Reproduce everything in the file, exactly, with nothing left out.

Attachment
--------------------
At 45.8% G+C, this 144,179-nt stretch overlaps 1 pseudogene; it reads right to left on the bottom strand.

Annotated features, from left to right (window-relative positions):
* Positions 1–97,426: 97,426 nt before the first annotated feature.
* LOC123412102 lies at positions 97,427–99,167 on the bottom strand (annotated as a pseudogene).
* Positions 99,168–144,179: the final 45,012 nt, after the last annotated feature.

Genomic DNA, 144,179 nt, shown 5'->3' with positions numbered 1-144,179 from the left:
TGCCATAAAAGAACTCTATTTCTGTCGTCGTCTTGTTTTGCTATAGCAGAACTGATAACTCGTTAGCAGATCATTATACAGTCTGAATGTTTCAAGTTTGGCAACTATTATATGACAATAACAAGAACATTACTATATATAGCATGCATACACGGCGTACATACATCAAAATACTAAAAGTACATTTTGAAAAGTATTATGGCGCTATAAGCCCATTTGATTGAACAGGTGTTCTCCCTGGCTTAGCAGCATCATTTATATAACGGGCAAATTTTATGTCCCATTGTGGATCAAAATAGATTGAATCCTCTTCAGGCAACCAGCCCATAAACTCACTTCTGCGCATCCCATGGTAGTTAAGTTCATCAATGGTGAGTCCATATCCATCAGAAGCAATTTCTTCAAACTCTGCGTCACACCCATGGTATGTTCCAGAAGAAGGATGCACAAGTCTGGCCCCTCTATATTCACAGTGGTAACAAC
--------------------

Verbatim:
At 45.8% G+C, this 144,179-nt stretch overlaps 1 pseudogene; it reads right to left on the bottom strand.

Annotated features, from left to right (window-relative positions):
* Positions 1–97,426: 97,426 nt before the first annotated feature.
* LOC123412102 lies at positions 97,427–99,167 on the bottom strand (annotated as a pseudogene).
* Positions 99,168–144,179: the final 45,012 nt, after the last annotated feature.

Genomic DNA, 144,179 nt, shown 5'->3' with positions numbered 1-144,179 from the left:
TGCCATAAAAGAACTCTATTTCTGTCGTCGTCTTGTTTTGCTATAGCAGAACTGATAACTCGTTAGCAGATCATTATACAGTCTGAATGTTTCAAGTTTGGCAACTATTATATGACAATAACAAGAACATTACTATATATAGCATGCATACACGGCGTACATACATCAAAATACTAAAAGTACATTTTGAAAAGTATTATGGCGCTATAAGCCCATTTGATTGAACAGGTGTTCTCCCTGGCTTAGCAGCATCATTTATATAACGGGCAAATTTTATGTCCCATTGTGGATCAAAATAGATTGAATCCTCTTCAGGCAACCAGCCCATAAACTCACTTCTGCGCATCCCATGGTAGTTAAGTTCATCAATGGTGAGTCCATATCCATCAGAAGCAATTTCTTCAAACTCTGCGTCACACCCATGGTATGTTCCAGAAGAAGGATGCACAAGTCTGGCCCCTCTATATTCACAGTGGTAACAAC